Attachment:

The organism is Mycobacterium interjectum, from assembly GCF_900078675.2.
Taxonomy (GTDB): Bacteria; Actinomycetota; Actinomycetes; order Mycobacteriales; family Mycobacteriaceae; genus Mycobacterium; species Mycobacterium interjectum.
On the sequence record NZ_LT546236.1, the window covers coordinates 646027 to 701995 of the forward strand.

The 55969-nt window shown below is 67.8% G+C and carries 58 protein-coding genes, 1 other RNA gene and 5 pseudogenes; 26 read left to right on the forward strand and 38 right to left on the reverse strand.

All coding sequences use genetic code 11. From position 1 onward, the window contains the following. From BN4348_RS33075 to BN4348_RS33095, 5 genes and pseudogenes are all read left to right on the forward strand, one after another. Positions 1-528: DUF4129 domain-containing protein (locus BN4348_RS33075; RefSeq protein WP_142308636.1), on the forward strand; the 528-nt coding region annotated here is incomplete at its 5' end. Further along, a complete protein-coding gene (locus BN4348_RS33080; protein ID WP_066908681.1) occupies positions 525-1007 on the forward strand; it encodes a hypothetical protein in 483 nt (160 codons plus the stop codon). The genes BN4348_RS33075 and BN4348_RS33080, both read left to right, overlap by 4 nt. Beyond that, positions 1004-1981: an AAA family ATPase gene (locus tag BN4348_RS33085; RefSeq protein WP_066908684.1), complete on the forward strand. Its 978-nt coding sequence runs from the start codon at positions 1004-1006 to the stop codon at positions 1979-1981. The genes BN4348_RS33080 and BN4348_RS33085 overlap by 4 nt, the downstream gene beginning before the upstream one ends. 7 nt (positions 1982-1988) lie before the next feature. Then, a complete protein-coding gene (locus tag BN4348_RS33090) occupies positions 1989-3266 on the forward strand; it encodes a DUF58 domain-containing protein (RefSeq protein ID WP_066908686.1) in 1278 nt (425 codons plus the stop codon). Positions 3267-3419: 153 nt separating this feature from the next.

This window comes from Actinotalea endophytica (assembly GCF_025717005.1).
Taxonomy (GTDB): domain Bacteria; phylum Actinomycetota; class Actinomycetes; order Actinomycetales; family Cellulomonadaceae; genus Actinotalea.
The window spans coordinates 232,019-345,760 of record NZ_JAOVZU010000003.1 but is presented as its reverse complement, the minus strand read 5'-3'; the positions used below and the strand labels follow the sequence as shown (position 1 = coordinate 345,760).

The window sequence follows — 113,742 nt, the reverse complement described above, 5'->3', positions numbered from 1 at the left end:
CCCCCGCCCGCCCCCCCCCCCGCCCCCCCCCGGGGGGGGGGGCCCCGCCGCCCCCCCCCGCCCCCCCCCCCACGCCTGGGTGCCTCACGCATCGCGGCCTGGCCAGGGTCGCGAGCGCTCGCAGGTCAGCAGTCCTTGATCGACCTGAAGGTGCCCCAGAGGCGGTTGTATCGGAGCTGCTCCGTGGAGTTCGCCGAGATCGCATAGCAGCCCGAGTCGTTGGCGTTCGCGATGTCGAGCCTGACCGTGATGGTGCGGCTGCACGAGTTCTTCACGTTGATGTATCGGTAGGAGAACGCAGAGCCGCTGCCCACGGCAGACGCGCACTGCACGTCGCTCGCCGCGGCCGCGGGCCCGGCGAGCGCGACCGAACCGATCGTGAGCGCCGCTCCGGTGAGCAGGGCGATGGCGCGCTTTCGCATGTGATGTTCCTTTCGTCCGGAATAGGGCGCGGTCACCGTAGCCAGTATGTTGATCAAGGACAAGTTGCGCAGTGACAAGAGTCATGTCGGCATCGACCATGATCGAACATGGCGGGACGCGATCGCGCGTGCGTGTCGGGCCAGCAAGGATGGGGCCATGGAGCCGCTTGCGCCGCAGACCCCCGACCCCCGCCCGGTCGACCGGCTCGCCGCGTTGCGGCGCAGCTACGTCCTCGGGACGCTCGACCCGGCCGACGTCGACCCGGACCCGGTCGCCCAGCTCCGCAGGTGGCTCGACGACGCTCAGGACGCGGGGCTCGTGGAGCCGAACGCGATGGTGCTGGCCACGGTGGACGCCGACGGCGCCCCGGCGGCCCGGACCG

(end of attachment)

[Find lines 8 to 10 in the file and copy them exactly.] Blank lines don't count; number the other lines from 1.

The window spans coordinates 232,019-345,760 of record NZ_JAOVZU010000003.1 but is presented as its reverse complement, the minus strand read 5'-3'; the positions used below and the strand labels follow the sequence as shown (position 1 = coordinate 345,760).

The window sequence follows — 113,742 nt, the reverse complement described above, 5'->3', positions numbered from 1 at the left end:
CCCCCGCCCGCCCCCCCCCCCGCCCCCCCCCGGGGGGGGGGGCCCCGCCGCCCCCCCCCGCCCCCCCCCCCACGCCTGGGTGCCTCACGCATCGCGGCCTGGCCAGGGTCGCGAGCGCTCGCAGGTCAGCAGTCCTTGATCGACCTGAAGGTGCCCCAGAGGCGGTTGTATCGGAGCTGCTCCGTGGAGTTCGCCGAGATCGCATAGCAGCCCGAGTCGTTGGCGTTCGCGATGTCGAGCCTGACCGTGATGGTGCGGCTGCACGAGTTCTTCACGTTGATGTATCGGTAGGAGAACGCAGAGCCGCTGCCCACGGCAGACGCGCACTGCACGTCGCTCGCCGCGGCCGCGGGCCCGGCGAGCGCGACCGAACCGATCGTGAGCGCCGCTCCGGTGAGCAGGGCGATGGCGCGCTTTCGCATGTGATGTTCCTTTCGTCCGGAATAGGGCGCGGTCACCGTAGCCAGTATGTTGATCAAGGACAAGTTGCGCAGTGACAAGAGTCATGTCGGCATCGACCATGATCGAACATGGCGGGACGCGATCGCGCGTGCGTGTCGGGCCAGCAAGGATGGGGCCATGGAGCCGCTTGCGCCGCAGACCCCCGACCCCCGCCCGGTCGACCGGCTCGCCGCGTTGCGGCGCAGCTACGTCCTCGGGACGCTCGACCCGGCCGACGTCGACCCGGACCCGGTCGCCCAGCTCCGCAGGTGGCTCGACGACGCTCAGGACGCGGGGCTCGTGGAGCCGAACGCGATGGTGCTGGCCACGGTGGACGCCGACGGCGCCCCGGCGGCCCGGACCG